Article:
The college-admissions process scrubs Weekly Standard senior editor Ferguson (Land of Lincoln: Adventures in Abe’s America, 2007, etc.) like a Brillo pad in this droll, tart chronicle of his son’s progress to Big State U.
The letters started to arrive when Ferguson’s son was a junior in high school, glossy solicitations from colleges they didn’t even know existed. Investigating, the author was in for a rude surprise. While he had let his son fritter away his childhood being a kid, others had been prepping their children for college since kindergarten. Woefully behind the curve—one college prepper referred to him as a “baaaaaaad daaaaaad”—Ferguson quickly joined the ranks of the college-obsessed. This is well-worn territory, but the author, though neurotic, also proves affable, wry, modest and quite funny. Early on in the process, he realized that for every piece of good advice—and there is plenty—there is an equal and opposite piece of advice. During his investigation, he encountered the college rankings, the SAT, guidebooks and the grind of financial-aid forms (“they’ve made it inconvenient for me to get free money”). He took the SAT and was dismayed to find that his math score was “low enough to take your breath away…a level somewhere below ‘lobotomy patient’ but above ‘Phillies fan.’ ” Ferguson also confronted the application form, a harmless questionnaire wrapped around an explosive device—the personal essay, in which, according to samples tendered by experts, “every sentence contained a little stink bomb of braggadocio.” Throughout, the author astutely balances the wretched aspects of the process (“the latest admissions trend in American higher education is affirmative action for white men”) with pathos.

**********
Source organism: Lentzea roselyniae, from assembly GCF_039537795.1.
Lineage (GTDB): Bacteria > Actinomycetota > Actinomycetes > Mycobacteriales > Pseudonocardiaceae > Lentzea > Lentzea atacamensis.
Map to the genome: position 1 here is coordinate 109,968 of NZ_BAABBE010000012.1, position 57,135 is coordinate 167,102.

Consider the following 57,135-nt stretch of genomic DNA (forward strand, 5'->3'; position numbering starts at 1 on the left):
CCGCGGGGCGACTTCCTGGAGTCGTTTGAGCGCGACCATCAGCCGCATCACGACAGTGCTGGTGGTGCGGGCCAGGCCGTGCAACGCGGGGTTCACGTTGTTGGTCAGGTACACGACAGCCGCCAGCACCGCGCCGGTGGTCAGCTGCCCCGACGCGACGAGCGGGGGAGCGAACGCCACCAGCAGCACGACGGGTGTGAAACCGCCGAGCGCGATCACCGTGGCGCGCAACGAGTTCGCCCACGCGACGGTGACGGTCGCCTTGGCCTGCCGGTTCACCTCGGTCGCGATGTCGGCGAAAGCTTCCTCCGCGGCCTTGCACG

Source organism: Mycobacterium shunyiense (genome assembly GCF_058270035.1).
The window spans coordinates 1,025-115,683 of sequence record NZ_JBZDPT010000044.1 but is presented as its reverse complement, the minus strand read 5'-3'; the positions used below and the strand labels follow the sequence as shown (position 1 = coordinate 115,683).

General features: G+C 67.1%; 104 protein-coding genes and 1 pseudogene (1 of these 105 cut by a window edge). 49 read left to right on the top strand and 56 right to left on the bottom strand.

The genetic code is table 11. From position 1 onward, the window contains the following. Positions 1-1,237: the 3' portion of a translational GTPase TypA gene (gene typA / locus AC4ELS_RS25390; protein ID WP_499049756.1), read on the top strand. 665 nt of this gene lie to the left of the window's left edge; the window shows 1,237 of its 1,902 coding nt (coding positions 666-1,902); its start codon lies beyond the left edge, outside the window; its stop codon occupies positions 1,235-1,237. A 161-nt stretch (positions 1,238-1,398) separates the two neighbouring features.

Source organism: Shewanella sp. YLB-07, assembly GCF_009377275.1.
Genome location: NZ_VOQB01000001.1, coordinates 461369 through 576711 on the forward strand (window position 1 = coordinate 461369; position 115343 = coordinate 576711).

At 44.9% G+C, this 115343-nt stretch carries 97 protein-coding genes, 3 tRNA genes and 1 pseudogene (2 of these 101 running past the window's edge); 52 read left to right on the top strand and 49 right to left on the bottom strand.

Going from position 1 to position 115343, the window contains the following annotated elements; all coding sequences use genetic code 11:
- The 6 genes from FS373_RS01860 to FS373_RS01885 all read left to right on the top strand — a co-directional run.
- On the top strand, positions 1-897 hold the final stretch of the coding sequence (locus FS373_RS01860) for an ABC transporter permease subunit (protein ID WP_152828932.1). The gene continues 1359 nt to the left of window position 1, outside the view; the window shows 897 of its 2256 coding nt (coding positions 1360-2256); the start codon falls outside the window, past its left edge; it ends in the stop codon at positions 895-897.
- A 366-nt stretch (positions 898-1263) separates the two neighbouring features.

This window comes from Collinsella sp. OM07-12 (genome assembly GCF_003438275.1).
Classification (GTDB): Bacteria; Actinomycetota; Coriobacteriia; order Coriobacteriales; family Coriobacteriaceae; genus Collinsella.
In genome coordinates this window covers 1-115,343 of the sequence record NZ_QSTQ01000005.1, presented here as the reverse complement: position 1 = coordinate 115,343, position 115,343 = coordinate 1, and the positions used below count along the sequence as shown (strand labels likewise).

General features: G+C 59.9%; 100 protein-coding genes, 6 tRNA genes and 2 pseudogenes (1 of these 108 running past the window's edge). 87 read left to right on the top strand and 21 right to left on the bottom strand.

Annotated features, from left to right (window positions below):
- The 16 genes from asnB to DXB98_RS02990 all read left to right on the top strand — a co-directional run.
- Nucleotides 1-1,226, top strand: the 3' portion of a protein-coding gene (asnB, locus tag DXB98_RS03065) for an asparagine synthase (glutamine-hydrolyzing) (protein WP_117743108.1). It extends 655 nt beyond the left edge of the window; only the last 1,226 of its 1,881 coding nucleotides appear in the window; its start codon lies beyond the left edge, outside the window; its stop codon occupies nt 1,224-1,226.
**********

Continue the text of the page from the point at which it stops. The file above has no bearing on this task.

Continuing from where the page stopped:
At a remove, Ferguson is downright smart and entertaining; in the thick of it, you feel his pain.